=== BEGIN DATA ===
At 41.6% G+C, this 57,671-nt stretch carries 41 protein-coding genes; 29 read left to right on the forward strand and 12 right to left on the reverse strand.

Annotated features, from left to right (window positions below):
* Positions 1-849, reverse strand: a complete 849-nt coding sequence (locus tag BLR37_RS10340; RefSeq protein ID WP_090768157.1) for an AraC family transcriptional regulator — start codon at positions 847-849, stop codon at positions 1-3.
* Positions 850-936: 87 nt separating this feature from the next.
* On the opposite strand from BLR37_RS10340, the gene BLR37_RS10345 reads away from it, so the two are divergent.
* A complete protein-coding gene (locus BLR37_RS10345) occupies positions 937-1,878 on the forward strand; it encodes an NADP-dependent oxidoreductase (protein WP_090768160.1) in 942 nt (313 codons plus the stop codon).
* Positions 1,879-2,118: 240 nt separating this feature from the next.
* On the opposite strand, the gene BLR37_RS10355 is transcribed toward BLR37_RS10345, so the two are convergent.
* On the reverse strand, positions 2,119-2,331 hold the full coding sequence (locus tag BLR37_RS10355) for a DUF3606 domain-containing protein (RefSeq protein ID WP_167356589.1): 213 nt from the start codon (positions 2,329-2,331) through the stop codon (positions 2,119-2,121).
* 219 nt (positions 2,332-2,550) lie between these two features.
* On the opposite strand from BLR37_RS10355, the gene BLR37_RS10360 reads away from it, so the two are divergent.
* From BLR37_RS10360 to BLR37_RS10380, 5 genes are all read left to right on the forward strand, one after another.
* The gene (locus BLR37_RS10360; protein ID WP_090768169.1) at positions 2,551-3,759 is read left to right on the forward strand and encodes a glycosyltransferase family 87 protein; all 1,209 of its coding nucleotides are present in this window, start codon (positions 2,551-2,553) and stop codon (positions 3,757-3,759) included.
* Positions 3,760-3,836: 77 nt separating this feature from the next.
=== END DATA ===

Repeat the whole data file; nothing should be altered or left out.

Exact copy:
At 41.6% G+C, this 57,671-nt stretch carries 41 protein-coding genes; 29 read left to right on the forward strand and 12 right to left on the reverse strand.

Annotated features, from left to right (window positions below):
* Positions 1-849, reverse strand: a complete 849-nt coding sequence (locus tag BLR37_RS10340; RefSeq protein ID WP_090768157.1) for an AraC family transcriptional regulator — start codon at positions 847-849, stop codon at positions 1-3.
* Positions 850-936: 87 nt separating this feature from the next.
* On the opposite strand from BLR37_RS10340, the gene BLR37_RS10345 reads away from it, so the two are divergent.
* A complete protein-coding gene (locus BLR37_RS10345) occupies positions 937-1,878 on the forward strand; it encodes an NADP-dependent oxidoreductase (protein WP_090768160.1) in 942 nt (313 codons plus the stop codon).
* Positions 1,879-2,118: 240 nt separating this feature from the next.
* On the opposite strand, the gene BLR37_RS10355 is transcribed toward BLR37_RS10345, so the two are convergent.
* On the reverse strand, positions 2,119-2,331 hold the full coding sequence (locus tag BLR37_RS10355) for a DUF3606 domain-containing protein (RefSeq protein ID WP_167356589.1): 213 nt from the start codon (positions 2,329-2,331) through the stop codon (positions 2,119-2,121).
* 219 nt (positions 2,332-2,550) lie between these two features.
* On the opposite strand from BLR37_RS10355, the gene BLR37_RS10360 reads away from it, so the two are divergent.
* From BLR37_RS10360 to BLR37_RS10380, 5 genes are all read left to right on the forward strand, one after another.
* The gene (locus BLR37_RS10360; protein ID WP_090768169.1) at positions 2,551-3,759 is read left to right on the forward strand and encodes a glycosyltransferase family 87 protein; all 1,209 of its coding nucleotides are present in this window, start codon (positions 2,551-2,553) and stop codon (positions 3,757-3,759) included.
* Positions 3,760-3,836: 77 nt separating this feature from the next.